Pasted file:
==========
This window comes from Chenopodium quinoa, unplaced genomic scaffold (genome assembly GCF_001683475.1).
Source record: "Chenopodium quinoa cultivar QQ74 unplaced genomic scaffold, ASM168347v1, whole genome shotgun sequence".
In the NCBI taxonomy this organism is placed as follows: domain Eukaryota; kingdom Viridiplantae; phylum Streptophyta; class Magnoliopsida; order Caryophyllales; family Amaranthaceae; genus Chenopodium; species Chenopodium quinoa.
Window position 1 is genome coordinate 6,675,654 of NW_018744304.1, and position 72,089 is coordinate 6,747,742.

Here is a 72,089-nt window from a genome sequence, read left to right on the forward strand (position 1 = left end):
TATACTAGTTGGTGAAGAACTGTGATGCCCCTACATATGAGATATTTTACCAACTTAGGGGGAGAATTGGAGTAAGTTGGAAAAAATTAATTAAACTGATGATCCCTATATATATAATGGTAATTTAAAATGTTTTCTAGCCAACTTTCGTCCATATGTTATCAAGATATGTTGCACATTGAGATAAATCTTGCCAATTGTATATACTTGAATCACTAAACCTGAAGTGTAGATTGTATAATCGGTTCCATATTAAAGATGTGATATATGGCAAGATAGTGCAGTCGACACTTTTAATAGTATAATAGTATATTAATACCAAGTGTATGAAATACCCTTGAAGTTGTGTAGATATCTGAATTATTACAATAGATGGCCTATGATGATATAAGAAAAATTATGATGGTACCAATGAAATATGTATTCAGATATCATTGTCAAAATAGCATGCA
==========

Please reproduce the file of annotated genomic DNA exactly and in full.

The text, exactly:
This window comes from Chenopodium quinoa, unplaced genomic scaffold (genome assembly GCF_001683475.1).
Source record: "Chenopodium quinoa cultivar QQ74 unplaced genomic scaffold, ASM168347v1, whole genome shotgun sequence".
In the NCBI taxonomy this organism is placed as follows: domain Eukaryota; kingdom Viridiplantae; phylum Streptophyta; class Magnoliopsida; order Caryophyllales; family Amaranthaceae; genus Chenopodium; species Chenopodium quinoa.
Window position 1 is genome coordinate 6,675,654 of NW_018744304.1, and position 72,089 is coordinate 6,747,742.

Here is a 72,089-nt window from a genome sequence, read left to right on the forward strand (position 1 = left end):
TATACTAGTTGGTGAAGAACTGTGATGCCCCTACATATGAGATATTTTACCAACTTAGGGGGAGAATTGGAGTAAGTTGGAAAAAATTAATTAAACTGATGATCCCTATATATATAATGGTAATTTAAAATGTTTTCTAGCCAACTTTCGTCCATATGTTATCAAGATATGTTGCACATTGAGATAAATCTTGCCAATTGTATATACTTGAATCACTAAACCTGAAGTGTAGATTGTATAATCGGTTCCATATTAAAGATGTGATATATGGCAAGATAGTGCAGTCGACACTTTTAATAGTATAATAGTATATTAATACCAAGTGTATGAAATACCCTTGAAGTTGTGTAGATATCTGAATTATTACAATAGATGGCCTATGATGATATAAGAAAAATTATGATGGTACCAATGAAATATGTATTCAGATATCATTGTCAAAATAGCATGCA